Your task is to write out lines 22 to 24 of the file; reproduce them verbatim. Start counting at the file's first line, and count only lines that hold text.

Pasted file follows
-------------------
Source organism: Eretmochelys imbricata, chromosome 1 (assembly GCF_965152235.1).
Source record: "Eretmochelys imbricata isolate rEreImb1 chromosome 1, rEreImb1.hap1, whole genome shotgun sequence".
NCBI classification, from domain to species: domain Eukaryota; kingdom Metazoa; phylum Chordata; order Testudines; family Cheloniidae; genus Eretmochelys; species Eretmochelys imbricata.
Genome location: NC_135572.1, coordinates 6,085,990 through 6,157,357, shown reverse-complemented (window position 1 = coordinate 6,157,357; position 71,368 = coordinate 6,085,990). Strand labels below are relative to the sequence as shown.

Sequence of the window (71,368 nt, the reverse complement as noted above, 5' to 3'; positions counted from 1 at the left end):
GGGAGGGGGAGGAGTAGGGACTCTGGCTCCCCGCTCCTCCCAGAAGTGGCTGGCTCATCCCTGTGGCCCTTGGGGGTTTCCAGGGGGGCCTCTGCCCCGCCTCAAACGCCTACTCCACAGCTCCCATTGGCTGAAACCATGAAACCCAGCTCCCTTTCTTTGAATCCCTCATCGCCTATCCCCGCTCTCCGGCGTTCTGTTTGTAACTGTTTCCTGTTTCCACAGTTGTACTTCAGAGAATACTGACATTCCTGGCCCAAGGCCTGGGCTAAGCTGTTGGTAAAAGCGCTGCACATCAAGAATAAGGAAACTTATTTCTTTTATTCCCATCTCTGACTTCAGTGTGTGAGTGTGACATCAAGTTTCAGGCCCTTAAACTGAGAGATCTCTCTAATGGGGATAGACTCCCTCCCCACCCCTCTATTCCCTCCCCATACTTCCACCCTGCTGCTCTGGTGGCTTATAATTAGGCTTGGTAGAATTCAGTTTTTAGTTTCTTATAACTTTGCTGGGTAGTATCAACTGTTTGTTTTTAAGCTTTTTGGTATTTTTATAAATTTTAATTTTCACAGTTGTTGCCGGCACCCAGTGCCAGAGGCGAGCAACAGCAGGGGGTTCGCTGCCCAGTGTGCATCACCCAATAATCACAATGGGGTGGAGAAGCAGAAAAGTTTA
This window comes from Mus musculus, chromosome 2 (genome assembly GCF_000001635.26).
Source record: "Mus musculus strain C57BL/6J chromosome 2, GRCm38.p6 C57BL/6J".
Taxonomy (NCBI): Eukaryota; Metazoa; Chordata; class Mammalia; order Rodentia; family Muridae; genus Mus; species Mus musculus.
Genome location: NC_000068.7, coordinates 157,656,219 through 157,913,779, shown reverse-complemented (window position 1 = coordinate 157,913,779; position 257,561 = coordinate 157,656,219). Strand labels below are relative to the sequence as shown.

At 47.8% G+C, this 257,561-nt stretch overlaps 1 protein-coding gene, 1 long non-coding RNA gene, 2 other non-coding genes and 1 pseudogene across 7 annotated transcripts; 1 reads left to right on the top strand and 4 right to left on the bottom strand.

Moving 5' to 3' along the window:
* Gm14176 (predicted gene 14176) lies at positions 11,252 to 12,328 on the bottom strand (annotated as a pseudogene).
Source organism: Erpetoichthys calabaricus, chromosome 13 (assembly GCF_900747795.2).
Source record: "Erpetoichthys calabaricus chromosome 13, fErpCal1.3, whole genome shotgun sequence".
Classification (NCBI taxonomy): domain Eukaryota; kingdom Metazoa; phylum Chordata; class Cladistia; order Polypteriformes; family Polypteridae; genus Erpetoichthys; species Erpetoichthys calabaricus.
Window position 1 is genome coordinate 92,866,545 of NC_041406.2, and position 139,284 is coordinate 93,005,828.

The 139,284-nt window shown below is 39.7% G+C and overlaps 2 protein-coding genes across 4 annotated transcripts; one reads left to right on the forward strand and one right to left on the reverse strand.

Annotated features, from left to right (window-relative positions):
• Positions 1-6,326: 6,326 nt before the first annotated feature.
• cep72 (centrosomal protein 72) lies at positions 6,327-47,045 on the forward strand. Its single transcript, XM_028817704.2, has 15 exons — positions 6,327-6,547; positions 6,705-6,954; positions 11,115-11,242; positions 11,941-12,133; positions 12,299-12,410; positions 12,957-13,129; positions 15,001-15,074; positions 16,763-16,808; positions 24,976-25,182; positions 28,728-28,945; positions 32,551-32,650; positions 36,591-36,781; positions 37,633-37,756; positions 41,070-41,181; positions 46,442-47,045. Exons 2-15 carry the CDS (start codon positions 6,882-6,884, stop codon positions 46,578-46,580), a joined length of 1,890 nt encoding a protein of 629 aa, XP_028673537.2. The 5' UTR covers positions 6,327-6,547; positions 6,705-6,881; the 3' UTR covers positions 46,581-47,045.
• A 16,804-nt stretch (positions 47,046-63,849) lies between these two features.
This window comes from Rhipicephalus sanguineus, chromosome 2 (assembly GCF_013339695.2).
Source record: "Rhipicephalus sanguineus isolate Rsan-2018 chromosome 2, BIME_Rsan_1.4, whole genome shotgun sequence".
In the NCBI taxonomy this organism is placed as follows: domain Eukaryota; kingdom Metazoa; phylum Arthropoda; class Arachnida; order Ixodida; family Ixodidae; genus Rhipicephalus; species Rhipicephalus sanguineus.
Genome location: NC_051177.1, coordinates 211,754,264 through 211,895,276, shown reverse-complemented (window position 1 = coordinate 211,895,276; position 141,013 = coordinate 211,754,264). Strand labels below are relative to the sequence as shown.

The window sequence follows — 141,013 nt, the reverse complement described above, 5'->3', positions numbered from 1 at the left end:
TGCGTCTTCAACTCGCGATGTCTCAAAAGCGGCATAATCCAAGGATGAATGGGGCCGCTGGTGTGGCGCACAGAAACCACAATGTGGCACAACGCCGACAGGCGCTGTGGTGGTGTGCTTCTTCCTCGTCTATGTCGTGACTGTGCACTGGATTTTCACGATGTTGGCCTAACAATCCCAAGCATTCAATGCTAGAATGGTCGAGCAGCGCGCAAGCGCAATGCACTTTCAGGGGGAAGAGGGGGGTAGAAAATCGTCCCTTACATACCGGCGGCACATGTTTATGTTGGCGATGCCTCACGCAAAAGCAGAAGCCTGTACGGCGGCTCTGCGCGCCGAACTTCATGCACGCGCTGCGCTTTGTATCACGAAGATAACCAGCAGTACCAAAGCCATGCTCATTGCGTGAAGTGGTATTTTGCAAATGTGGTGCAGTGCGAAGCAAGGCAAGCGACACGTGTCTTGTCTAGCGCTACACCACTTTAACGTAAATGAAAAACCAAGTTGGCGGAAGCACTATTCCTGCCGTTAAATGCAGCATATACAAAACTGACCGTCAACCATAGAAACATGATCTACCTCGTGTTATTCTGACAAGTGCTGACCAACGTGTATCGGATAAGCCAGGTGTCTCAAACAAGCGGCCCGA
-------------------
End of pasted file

• A 16,804-nt stretch (positions 47,046-63,849) lies between these two features.
This window comes from Rhipicephalus sanguineus, chromosome 2 (assembly GCF_013339695.2).
Source record: "Rhipicephalus sanguineus isolate Rsan-2018 chromosome 2, BIME_Rsan_1.4, whole genome shotgun sequence".